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I will soon be applying for my Tier 4 and have hired the services of this "UK visa advisor" in my country in order to get things done correctly and efficently.

Thing is, I have a boyfriend in the UK and will be living with him throughout this 1 year and me and my advisor think differently on whether I should be up-front about it or not.

The advisor responsible for my case said we should not mention my boyfriend in the application. My idea was to have a letter from him stating I would stay with him during this one year, but she said I should not mention him.

My question is: could this omission be considered deception? Deception, as I am aware, would REALLY lead me to be refused and even a 10 year ban. I am sure she has more experience on the subject than I have, but I can't shake the feeling this would get me in trouble.

Another thing that worried me is the part in which I list the times I have been to the UK. I have gone to the country to visit my boyfriend three times, and have always been honest about it with immigration officers. In this part, I'm sure I'd get in trouble if I stated I went there for tourism, as that would be a lie in many ways.

I will be going to meet her on Wednesday, and I need some help on figuring out whether I should just go with her advice or stand my ground on this.

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    Omitting relevant information is deceptive and, on any visa application, you are expected to be open and honest, anything less has risks (and your UK immigration history will be known to the ECO). You may be better served by a UK solicitor whom you can locate through the Law Society or the Immigration Law Practitioners’ Association e.g, via Skype. – Giorgio Jul 31 '17 at 19:10
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    The generic rules when dealing with immigration are (i) answer any questions you are asked directly and truthfully, and (ii) don't answer questions you aren't being asked (if they want to know they will ask). I don't know what a Tier 4 visa application entails but you haven't mentioned the question on the application for which your boyfriend is the answer (the advisor apparently thinks there isn't one) and to be sure to avoid violating (ii) you probably want to start with that. – Dennis Jul 31 '17 at 20:16
  • I really do not need to state where I will be living, and I am okay with not providing documentation for that as it is only required from minors. The section that worries me is the one in which I need to detail my immigration history. I have visited my boyfriend at least twice in the past year and have been honest about it to UK immigration. Omitting my boyfriend in the application as a whole, as she suggested, would get me in big trouble. – L.R Aug 1 '17 at 12:28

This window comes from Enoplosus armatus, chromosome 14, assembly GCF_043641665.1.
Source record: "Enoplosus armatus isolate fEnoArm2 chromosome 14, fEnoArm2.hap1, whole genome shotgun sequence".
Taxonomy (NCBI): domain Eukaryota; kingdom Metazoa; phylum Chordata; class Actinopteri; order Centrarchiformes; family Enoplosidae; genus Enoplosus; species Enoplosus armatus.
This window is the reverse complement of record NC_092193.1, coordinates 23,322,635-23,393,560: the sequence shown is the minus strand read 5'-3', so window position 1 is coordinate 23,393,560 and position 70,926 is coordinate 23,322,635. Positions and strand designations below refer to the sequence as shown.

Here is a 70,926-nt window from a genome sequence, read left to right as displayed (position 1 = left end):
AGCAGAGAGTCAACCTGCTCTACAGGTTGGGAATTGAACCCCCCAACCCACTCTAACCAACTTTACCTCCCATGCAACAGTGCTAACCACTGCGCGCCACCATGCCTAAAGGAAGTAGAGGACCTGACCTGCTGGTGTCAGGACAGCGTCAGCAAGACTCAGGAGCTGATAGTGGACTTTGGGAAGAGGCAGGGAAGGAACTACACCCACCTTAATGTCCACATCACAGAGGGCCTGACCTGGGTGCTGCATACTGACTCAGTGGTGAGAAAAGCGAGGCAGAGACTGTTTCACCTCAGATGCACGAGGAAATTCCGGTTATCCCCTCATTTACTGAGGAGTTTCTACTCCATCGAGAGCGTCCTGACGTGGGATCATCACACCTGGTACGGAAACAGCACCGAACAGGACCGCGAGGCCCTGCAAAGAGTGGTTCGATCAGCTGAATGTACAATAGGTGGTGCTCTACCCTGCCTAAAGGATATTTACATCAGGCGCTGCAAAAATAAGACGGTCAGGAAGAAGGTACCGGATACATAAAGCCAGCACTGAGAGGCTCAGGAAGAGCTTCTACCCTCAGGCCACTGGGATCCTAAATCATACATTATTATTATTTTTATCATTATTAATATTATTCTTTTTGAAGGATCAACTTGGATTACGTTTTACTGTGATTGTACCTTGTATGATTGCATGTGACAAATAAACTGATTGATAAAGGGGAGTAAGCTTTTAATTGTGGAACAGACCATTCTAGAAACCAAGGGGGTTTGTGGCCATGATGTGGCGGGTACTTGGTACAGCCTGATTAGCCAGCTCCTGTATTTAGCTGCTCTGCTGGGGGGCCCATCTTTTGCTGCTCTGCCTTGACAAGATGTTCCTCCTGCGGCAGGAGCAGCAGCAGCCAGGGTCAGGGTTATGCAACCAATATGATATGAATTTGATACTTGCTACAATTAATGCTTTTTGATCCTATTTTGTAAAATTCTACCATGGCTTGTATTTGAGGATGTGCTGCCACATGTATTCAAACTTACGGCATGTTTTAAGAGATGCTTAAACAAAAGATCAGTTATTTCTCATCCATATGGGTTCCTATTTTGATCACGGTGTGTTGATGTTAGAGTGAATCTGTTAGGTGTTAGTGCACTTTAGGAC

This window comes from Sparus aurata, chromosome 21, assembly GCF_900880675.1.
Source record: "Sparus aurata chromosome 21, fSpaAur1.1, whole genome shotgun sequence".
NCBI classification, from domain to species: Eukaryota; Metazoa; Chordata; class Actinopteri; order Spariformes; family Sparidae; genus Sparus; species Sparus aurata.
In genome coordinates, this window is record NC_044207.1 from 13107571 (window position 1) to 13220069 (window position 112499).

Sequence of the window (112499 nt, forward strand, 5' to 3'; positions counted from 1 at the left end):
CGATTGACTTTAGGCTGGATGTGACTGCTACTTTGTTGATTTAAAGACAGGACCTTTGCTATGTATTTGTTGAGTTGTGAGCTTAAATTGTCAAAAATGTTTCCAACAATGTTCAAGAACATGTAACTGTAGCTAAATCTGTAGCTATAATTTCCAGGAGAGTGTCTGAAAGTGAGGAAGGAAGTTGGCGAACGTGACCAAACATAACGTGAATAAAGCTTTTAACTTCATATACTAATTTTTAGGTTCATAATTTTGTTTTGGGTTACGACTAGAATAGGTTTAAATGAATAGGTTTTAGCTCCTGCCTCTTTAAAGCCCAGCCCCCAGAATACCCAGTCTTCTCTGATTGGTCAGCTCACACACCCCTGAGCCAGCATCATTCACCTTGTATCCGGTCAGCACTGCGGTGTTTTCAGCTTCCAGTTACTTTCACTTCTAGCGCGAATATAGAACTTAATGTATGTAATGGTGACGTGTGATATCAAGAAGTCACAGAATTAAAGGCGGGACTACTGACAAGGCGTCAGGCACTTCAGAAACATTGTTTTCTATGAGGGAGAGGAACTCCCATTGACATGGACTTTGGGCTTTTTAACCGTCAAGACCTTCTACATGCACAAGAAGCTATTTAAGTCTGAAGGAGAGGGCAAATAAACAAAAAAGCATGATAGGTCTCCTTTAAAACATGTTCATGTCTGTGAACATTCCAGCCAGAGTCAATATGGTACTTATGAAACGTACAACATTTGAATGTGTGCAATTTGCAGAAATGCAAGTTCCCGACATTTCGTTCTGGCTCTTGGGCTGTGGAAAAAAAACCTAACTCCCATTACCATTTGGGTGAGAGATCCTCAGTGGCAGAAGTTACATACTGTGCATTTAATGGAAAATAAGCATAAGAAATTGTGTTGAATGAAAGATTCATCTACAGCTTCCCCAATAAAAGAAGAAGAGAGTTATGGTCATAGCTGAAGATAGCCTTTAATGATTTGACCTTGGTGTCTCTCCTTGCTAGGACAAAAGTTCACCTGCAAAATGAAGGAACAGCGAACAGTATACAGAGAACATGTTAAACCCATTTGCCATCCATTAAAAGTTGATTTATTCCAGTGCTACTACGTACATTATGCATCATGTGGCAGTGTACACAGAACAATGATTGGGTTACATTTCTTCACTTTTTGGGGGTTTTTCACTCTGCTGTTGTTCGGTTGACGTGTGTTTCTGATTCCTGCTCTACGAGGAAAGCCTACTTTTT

• > hired the services of this "UK visa advisor" in my country in order to get things done correctly and efficently. -- sounds like a crook to me. There's no such thing AFAIK. Not officially at least. If he advises wrongly what's your recourse? Nothing, I suspect. – chx Aug 2 '17 at 11:35
  • @L.R have you seen this somehow related question? – mts Aug 25 '17 at 16:29
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As commented by @Dennis

The generic rules when dealing with immigration are (i) answer any questions you are asked directly and truthfully, and (ii) don't answer questions you aren't being asked (if they want to know they will ask).

I did not bother to set up an UK visa account, but took the application form for people living in North Korea and will assume that in your application you might face similar questions. Let me also repeat that you should read the full guidance before you apply.

Now the application form feature a question that is:

7.1 Have you travelled to the UK in the last 10 years?
If yes, provide details of any trips in the UK. Include the date, destination, purpose and duration.

Followed by a big box with plenty of space to write in. Now this is my personal opinion, but not mentioning visiting your boyfriend as a purpose seems a notch too far from the truth. I would definitely mention, especially given you will want to live with him.

Given that, I would go as far and have second thoughts about the competence of your "UK visa advisor". If you want to get someone with good and proven qualifications, look here and be ready to spend money.

  • I did question her competence when I read her email. Unfortunately I have already paid this company a high amount of money, but I am considering dropping tjem after her suggestion. It is the most reputable company in my country for visas and when I emailed another advisor in February they told me my relationship would not be an issue in the application process, so I am confused by my current advisor's stance. I will talk to her on Wednesday to see if I misunderstood her, but I know that lying is not the answer here. I will look into the link you provided, thank you! – L.R Aug 1 '17 at 12:30

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